In chaos lies opportunity….
When I was a young girl I was carefully led into the world of science, because clever young girls studies science. The door to the typing class was firmly closed. Because only girls that had no ambition would learn to type.
Technology has turned that world upside down. Knowing how to use a keyboard is critical in my everyday work. Thankfully, for some unknown reason I unearthed my mother’s 1932 typing book and learned to type on my own when I was in my 20’S. That was probably the smartest thing I ever did.
I just read a blog post about the death of print which has inspired my thinking on technology. The confusion and challenge of technology was readily apparent in the recent conference I attended. Like many of the speakers, I see many gaps in the transition between print and digital – manual and technological. Part of the challenge is that that transition is not clean. We are using technology, but few companies are actually acknowledging the tremendous change needed to use technology effectively.
I am delighted by the amazing things digital can do – truly, it’s amazing.
Too many people are not visualizing virtual in a personal or engaged environment.
One of our team had an awesome experience with an online order. First of all, the order got really messed up. So she emailed. And they emailed back – in real time with a real person. That small effort made the difference between “I am never shopping there again” to “Wow, they sent me a personal email and they understood my problem AND they had a solution for me.” The order was straightened out, the new package shipped and with it a very nice hand written note that said “We’re sorry.”
They used technology, but applied age old protocols: manners.
I get very excited about technology that can make your work easier.
Too often the technology is put in place but the company doesn’t buy into the full package and the end result is almost the same thing as a file folder only now the folder is lingering in the cloud.
For instance, a company photo data base. I can’t tell you how many clients have moved their stash of organizational photos from a file folder in a desk drawer somewhere to a file folder on a desk top. Yeah, they are digital now, but they are still just jammed into a folder. With a little forethought, the photos can be tagged and stored in a photo data base and found INSTANTANEOUSLY. In fact, they can even be tagged by use and prevent using the same photo again and again. With a little up front work, the back end works incredibly well.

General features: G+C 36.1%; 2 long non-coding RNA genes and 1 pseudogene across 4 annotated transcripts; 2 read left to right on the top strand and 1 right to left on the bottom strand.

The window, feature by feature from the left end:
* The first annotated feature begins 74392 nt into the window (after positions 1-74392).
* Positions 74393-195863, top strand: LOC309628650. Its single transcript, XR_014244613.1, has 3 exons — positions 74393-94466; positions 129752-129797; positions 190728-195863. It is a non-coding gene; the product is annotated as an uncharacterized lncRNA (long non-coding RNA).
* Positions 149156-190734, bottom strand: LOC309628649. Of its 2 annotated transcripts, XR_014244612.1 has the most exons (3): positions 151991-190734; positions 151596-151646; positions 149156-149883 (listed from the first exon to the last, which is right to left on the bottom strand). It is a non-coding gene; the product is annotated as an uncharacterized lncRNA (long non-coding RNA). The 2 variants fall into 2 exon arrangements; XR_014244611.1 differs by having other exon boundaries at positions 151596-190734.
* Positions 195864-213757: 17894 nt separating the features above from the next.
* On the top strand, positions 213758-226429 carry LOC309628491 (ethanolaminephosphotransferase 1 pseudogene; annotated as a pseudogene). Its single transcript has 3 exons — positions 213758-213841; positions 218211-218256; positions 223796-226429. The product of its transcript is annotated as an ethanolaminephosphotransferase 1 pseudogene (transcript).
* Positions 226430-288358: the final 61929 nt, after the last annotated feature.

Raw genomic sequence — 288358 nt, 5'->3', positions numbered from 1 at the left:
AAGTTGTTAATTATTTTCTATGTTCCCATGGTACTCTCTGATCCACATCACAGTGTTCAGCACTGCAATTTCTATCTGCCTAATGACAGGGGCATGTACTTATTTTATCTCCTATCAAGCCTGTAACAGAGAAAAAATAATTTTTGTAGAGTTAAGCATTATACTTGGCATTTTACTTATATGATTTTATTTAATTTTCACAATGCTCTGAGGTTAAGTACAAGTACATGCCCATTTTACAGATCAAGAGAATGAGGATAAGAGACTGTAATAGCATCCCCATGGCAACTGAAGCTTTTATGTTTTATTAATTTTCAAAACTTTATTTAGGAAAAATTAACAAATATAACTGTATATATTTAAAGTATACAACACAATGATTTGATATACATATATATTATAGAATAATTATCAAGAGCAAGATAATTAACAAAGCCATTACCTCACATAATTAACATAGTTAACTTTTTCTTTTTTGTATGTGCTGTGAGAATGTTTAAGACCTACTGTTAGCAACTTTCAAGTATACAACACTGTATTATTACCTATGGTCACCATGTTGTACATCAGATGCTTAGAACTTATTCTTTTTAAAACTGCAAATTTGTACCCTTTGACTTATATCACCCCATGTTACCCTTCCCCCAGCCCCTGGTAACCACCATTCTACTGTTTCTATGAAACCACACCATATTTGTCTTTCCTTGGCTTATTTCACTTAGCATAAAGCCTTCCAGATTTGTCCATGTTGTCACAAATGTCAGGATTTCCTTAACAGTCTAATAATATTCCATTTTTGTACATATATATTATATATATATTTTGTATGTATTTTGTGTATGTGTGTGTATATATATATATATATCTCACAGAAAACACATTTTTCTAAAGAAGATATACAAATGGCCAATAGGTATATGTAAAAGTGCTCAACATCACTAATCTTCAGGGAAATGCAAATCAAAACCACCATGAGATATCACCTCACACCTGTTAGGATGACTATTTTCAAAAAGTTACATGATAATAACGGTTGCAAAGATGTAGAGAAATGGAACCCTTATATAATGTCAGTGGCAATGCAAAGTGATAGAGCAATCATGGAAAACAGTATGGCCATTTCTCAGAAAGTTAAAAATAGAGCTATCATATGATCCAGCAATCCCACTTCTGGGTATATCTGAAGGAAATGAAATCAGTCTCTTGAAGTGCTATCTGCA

A data base – which runs almost everything we do today – is an amazing gift to the modern business.
If it is not well executed it is a nightmare.
I could write a book on funny stories of how people manage their web site. One client had never set protocols to their Customer Relationship Management (CRM) software. When de-duped, we found over 40% of their files were duplicates (and triplicates). Basically, with every customer mailing they sent they spent more than $40,000 in excess because they had never cleaned their data base. The CRM seemed far more work than it was worth.
Smart companies build systems that simplify every day jobs so they can build stronger processes to work with their customers/donors in a more personal way.
Integration is much simpler when the company has built a virtual centre that brings all of their activities together.
Integration is a huge struggle when the company still lives in a silo. As companies grow, it becomes more and more difficult to work as a collaborative unit. Communicating to a variety of audiences is challenging and demands careful attention to integration.
When I still used Bell as a supplier I couldn’t figure out why Bell sends me four bills. I asked a group of VP level execs in a random chat in an airport line one day. They looked sheepishly at one another and admitted that integration was a big challenge. You see the company was designed in silos: land lines, toll free, mobile, internet services (etc). As a small business, I needed to use several different products. When they called me, every month or so for a period of five years and asked if I had a web site, I joked that I would send the President a copy of Microsoft Access. Surely in the age of great CRM software, the sales person could have ticked the “yes” box under web site and seem somewhat informed when they talk to me. Then, when the next sales team started the process again they wouldn’t have to ask me the same question.
I just returned from a short trip to Vancouver. All morning I have been receiving emails on how my trip experience was. None personal. All designed to drop when the system tells it. None have been interesting enough to open. Engagement is tough – it actually takes thought.
Just when we were getting the hang of the computer… the smart phone took over.
With the naked simplicity of advertising,
we are committed to tell the truth
to people who need to know
in places they frequent
in ways that meet the client's goals.